Think about Being a Freelancer

Sometimes called a solopreneur, a freelancer is a type of entrepreneur who starts and runs a business for themselves. They’re hired by other people or other businesses to work on a contract basis. Rather than being permanently employed by one company, a freelancer can work for different companies at the same or different times.

There are many benefits to freelancing:

  • Start a business with very little money
  • Choose your place to work and the work that you truly love
  • Choose your clients, the services or products you want to supply
  • Enjoy flexibility, freedom, and focus
  • Unlock unlimited earning potential

However, freelancers have some basic needs:

  • Well-priced, desirable solutions
  • Recurring revenue streams
  • A repeatable system for attracting, converting clients and keeping them happy

Depending on cultural background and community, freelancers may be experiencing a lot of pressure or support related to entrepreneurship. It is important to get comfortable with being uncomfortable. So here are some tips:

  1. Develop techniques motivated by yourself
  2. Tackle hard things or mission critical things first and get them done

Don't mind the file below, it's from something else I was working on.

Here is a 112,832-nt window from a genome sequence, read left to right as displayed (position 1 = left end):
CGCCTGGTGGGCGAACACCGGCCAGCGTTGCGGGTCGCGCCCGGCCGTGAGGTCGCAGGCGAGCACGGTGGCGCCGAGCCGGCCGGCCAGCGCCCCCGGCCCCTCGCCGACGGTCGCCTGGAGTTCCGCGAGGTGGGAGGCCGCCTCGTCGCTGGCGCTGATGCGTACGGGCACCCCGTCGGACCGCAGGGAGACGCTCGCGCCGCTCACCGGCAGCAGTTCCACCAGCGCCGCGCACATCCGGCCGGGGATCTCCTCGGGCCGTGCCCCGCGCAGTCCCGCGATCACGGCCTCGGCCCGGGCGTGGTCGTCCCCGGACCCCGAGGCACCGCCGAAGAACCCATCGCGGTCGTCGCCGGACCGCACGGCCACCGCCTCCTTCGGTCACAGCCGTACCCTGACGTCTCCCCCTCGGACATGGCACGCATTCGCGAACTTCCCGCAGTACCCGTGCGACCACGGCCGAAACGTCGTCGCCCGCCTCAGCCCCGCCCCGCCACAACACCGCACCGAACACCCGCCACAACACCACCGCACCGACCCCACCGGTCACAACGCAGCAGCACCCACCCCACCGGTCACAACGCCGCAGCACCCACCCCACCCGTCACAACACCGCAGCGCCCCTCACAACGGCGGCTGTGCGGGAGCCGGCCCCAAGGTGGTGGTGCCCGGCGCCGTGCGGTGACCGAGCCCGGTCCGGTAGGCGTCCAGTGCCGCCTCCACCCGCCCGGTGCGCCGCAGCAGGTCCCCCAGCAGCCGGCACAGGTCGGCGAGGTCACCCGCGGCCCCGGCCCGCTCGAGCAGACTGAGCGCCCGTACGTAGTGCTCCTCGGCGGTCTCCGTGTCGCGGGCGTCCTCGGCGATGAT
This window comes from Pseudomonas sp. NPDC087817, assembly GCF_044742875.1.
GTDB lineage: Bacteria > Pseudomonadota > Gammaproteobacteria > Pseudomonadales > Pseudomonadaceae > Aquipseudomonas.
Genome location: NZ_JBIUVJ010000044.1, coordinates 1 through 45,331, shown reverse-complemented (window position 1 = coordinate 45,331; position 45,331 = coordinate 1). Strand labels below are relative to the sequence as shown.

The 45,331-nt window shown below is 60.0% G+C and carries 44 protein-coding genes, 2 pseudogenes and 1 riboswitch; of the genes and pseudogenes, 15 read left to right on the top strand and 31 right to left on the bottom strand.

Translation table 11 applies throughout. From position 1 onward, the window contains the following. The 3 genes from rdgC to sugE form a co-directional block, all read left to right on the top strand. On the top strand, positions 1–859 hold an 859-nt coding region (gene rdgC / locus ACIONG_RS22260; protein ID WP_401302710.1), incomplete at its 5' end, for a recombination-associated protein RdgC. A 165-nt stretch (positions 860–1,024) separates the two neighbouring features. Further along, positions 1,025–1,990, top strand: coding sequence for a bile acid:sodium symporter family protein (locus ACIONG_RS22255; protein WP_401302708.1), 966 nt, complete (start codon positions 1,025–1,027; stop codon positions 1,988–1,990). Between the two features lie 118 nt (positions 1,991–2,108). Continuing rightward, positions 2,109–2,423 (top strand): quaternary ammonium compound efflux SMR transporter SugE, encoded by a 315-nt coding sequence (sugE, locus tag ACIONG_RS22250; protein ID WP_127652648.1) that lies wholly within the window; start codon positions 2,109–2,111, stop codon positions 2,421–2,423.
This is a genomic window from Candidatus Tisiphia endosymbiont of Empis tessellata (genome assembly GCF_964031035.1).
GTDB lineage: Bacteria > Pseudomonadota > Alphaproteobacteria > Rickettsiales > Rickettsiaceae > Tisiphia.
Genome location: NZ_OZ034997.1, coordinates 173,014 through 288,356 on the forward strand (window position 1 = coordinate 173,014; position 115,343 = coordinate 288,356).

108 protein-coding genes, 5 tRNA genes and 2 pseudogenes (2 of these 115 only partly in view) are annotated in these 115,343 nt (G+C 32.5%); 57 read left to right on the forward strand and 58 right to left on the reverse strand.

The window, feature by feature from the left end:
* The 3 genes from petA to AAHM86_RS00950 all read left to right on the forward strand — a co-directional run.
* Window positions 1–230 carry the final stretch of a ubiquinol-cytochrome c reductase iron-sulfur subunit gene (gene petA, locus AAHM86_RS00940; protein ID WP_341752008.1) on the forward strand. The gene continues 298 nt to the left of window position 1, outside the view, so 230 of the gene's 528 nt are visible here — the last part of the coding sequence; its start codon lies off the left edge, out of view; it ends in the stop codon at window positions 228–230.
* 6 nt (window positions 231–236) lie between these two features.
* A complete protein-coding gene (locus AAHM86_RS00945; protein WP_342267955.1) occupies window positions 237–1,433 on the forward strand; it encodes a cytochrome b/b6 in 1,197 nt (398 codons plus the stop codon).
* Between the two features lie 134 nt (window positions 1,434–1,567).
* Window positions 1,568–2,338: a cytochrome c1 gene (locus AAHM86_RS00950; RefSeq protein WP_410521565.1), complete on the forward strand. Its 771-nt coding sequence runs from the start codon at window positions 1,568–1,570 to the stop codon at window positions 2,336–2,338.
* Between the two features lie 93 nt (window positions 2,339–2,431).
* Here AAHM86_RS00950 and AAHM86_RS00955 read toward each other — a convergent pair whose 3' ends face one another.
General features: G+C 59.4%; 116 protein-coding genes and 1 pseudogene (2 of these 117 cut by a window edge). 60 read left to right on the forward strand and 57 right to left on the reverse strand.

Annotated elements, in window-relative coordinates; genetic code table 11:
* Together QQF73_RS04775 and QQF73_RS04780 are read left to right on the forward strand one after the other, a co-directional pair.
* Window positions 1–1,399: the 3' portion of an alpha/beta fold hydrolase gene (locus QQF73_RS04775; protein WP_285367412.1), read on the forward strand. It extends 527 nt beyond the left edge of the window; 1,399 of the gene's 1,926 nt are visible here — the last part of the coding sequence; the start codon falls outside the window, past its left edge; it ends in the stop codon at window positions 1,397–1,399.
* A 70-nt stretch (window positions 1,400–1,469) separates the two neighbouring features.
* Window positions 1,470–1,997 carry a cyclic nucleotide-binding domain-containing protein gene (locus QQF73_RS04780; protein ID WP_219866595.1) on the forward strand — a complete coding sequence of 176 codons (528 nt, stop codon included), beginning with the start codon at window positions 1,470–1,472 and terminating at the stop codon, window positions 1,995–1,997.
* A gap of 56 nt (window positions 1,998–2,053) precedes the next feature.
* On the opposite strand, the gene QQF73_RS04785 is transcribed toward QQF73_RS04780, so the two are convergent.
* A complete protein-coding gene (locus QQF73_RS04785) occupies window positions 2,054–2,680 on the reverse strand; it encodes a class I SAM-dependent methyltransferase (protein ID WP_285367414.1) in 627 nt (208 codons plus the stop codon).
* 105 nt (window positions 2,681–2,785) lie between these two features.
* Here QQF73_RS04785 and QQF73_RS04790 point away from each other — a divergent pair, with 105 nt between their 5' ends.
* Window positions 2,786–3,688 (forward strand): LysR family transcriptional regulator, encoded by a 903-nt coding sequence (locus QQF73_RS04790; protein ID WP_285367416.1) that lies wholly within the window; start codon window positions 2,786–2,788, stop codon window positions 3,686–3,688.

3. Avoid time buffer activities, like social media, which are not producing results
  4. Check you mail or inbox sparingly, and keep your browser tabs tidy
  5. Manage your time and energy, you need time to do deep work without interruption
  6. Shake things up, move your body, take a walk every now and then
  7. Always have a contingency plan


It is important to consider how much you can specialize. When in doubt, specialize more than you think you should and way more than you think you need to. It is still great to take the oddball project and learn new things, but strive to specialize, and attract really interesting clients who want exactly what you only can deliver flawlessly.

Take Actions

Ideas are free but execution is key.